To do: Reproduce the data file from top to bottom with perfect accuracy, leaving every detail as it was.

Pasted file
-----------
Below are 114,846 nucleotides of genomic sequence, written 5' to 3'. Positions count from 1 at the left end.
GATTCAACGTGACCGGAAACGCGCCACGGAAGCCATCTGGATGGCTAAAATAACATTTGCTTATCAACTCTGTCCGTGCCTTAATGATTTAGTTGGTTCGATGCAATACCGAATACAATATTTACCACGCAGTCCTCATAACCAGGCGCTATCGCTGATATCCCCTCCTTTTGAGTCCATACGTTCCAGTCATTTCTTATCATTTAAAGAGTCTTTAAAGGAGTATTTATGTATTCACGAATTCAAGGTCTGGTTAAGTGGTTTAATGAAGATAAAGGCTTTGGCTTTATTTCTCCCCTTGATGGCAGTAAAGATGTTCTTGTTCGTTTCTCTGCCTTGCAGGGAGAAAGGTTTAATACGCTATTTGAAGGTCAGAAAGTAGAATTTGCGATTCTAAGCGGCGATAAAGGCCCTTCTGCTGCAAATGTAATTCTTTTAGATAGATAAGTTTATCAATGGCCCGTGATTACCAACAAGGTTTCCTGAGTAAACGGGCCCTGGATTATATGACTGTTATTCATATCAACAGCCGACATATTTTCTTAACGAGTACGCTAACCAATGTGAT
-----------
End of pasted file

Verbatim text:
Below are 114,846 nucleotides of genomic sequence, written 5' to 3'. Positions count from 1 at the left end.
GATTCAACGTGACCGGAAACGCGCCACGGAAGCCATCTGGATGGCTAAAATAACATTTGCTTATCAACTCTGTCCGTGCCTTAATGATTTAGTTGGTTCGATGCAATACCGAATACAATATTTACCACGCAGTCCTCATAACCAGGCGCTATCGCTGATATCCCCTCCTTTTGAGTCCATACGTTCCAGTCATTTCTTATCATTTAAAGAGTCTTTAAAGGAGTATTTATGTATTCACGAATTCAAGGTCTGGTTAAGTGGTTTAATGAAGATAAAGGCTTTGGCTTTATTTCTCCCCTTGATGGCAGTAAAGATGTTCTTGTTCGTTTCTCTGCCTTGCAGGGAGAAAGGTTTAATACGCTATTTGAAGGTCAGAAAGTAGAATTTGCGATTCTAAGCGGCGATAAAGGCCCTTCTGCTGCAAATGTAATTCTTTTAGATAGATAAGTTTATCAATGGCCCGTGATTACCAACAAGGTTTCCTGAGTAAACGGGCCCTGGATTATATGACTGTTATTCATATCAACAGCCGACATATTTTCTTAACGAGTACGCTAACCAATGTGAT